There are also special organizations es­tablished by the Polish authorities that are responsible for creating a positive attitude toward new potential investors. The friendly climate for investors and clear legal rules create even more trust in this country. In the report “Doing Business 2017”, Poland stood in 24th place in terms of “Ease of doing business” according to the World Bank. The special attention of Ukrainian in­vestors was grabbed by other investment incentives, such as tax credits, special eco­nomic zones, areas for investments, acces­sibility of EU funds and so on. There are plenty of institutions that provide advisory services to new investors.

Another significant reason is that in Poland you can find well­qualified employee for a quite reasonable salary (in comparison to other European countries). Moreover, the country already had many educated specialists and many Ukrainians who arrive there continually in search of a stable source of income (according to various statistical sources there are currently between 1 million and 1.5 million Ukrainians in Poland). That was also treated by entrepreneurs as a great opportunity to build their business.
However, we should bear in mind that many Poles had already left and are still leaving the country, mainly for EU countries like Germany and the UK, while Ukrainians barely could substitute that leaving workforce. According to statistics provided by The Ministry of Family, Labor and Social Policy, data from employment offices identify registered unemployment at 6.6% in December 2017, which is pretty low. Qualified workforce is in great demand by global corporations and Polish and Ukrainian companies doing business in Poland.
As Dmytro Kobzarenko, Production ­ Director at Zavod Kobzarenko (Ukrainian leading manufacturer of agricultural equipment), said: “Polish investment programs provided a great contribution to the development of Ukrainian producers abroad. An additional advantage was attractive prices for land near big cities. The problem was, unfortunately, a staff issue. Manufacturing industry in Ukraine continues to lose more and more important employees, attracted by higher wages in Poland and other EU countries. The manufacturing sector in Poland also suffers from staffing problems as more and more people of the young generation continue to go to Western countries. We are currently interested in test mode to consider the employment of our workers at subsidiaries in Poland. Such integration reduces the language barrier and keeps important employees at the enterprise”.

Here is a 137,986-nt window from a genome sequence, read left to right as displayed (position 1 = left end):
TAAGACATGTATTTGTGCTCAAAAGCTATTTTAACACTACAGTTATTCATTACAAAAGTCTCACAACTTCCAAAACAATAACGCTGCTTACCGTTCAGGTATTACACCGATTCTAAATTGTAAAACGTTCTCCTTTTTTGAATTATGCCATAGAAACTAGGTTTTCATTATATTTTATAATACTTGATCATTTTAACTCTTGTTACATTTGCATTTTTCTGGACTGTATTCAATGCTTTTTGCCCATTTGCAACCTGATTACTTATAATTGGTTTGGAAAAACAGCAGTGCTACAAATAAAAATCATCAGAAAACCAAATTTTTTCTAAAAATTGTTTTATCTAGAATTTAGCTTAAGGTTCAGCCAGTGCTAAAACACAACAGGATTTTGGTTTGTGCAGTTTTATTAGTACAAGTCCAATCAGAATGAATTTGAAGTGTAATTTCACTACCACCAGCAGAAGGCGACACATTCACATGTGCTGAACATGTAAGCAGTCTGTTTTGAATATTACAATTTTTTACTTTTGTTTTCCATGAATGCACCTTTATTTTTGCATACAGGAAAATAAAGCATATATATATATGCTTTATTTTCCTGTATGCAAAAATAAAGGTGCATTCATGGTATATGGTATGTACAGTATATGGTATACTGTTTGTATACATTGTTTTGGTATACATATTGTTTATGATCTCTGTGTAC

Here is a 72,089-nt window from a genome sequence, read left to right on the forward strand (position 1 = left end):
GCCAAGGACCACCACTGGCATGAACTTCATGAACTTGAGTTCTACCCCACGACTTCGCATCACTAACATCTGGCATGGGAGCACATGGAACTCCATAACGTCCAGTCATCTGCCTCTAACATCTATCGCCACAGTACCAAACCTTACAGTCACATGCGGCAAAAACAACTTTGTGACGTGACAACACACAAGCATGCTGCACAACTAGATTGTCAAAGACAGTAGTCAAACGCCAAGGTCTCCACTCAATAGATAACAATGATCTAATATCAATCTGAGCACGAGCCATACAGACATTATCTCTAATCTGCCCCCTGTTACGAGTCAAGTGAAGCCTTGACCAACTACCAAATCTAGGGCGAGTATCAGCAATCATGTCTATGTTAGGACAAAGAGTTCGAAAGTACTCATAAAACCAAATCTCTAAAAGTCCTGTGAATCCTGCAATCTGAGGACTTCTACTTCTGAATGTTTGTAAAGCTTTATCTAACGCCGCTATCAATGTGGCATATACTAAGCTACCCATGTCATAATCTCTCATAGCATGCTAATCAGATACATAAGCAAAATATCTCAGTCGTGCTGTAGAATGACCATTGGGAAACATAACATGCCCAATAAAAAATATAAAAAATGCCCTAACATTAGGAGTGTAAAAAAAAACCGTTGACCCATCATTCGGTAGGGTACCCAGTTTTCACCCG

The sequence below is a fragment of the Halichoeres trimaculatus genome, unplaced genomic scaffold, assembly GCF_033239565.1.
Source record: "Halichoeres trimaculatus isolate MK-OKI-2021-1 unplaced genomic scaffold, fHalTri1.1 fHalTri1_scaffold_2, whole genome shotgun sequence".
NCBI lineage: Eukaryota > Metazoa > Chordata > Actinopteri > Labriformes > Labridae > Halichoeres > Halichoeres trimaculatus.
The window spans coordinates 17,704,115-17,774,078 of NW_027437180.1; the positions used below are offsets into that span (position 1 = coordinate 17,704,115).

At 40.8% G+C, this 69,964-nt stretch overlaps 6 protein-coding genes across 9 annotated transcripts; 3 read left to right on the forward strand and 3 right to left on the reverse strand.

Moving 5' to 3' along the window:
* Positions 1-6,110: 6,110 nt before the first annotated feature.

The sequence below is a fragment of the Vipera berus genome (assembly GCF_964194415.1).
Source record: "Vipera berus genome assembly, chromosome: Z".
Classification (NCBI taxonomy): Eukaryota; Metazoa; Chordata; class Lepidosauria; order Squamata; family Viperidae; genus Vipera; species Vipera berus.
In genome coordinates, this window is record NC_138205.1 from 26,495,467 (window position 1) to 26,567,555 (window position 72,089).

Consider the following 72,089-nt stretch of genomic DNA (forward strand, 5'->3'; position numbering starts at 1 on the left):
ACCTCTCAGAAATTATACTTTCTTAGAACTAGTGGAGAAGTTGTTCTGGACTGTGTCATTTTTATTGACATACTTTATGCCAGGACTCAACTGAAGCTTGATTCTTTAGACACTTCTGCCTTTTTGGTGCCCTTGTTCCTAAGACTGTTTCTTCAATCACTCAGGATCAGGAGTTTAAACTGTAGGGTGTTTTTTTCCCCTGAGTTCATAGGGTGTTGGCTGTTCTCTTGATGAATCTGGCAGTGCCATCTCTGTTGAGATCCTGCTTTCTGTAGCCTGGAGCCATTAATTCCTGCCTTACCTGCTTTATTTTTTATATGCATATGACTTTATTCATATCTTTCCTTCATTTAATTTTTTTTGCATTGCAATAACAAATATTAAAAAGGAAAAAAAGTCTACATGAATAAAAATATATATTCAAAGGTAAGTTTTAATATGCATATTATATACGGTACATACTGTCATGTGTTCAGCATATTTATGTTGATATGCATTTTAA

Moreover, it was highlighted by other business community representatives, that the Polish authorities work transparently and that was taken as a huge advantage in comparison to the situation present in most cases in Ukraine, though some official agencies were exceptionally bureau­cratic (most of the complaints about The Office for Foreigners, were repeatedly the tons of documents should be sub- mitted and long queues exist to receive residence permits, especially for business owners of newly— arrived companies).
What`s more, on this list the last but often not the least, parents were looking for a higher education for their children and that`s something Poland could also provide you with, as it`s currently full of public universities and private universities able to deliver a pleasant combination of good quality and surprisingly affordable education.
All of the above­mentioned reasons created favorable conditions in 2015 for the Ukrainian Business Association in Poland to appear. It was set up by 25 Ukrainian investors and supported by the Ukrainian Embassy in Poland headed by the well­ recognized diplomat Andrii Deshchytsia.